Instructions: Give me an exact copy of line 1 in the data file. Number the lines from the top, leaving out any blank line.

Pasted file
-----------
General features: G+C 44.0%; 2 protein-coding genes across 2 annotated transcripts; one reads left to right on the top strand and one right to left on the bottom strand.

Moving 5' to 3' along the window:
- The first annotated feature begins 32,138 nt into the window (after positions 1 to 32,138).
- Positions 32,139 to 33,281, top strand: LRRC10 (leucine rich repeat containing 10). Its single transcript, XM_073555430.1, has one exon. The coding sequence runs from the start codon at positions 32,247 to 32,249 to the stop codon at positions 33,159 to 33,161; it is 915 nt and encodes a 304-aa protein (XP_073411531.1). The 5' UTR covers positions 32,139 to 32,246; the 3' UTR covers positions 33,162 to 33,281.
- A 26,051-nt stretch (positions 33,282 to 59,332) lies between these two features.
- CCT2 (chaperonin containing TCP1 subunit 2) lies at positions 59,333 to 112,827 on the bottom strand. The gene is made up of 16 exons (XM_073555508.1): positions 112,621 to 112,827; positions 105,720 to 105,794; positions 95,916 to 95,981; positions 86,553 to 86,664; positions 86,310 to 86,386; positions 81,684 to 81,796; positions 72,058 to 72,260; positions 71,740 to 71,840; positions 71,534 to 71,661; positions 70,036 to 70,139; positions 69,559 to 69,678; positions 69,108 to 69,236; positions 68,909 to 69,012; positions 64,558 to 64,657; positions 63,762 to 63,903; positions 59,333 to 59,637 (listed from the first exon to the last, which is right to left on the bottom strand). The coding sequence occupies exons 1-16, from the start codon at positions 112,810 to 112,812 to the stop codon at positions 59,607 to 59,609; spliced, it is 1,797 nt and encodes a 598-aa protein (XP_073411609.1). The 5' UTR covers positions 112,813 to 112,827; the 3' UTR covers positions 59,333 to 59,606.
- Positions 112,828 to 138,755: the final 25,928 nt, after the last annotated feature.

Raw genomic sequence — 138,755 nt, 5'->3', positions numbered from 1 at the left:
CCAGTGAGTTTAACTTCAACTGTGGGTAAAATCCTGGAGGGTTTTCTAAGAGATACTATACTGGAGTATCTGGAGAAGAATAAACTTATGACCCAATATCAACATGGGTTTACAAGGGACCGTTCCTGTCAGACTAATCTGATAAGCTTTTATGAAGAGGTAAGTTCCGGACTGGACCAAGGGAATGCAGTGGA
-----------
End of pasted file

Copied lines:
General features: G+C 44.0%; 2 protein-coding genes across 2 annotated transcripts; one reads left to right on the top strand and one right to left on the bottom strand.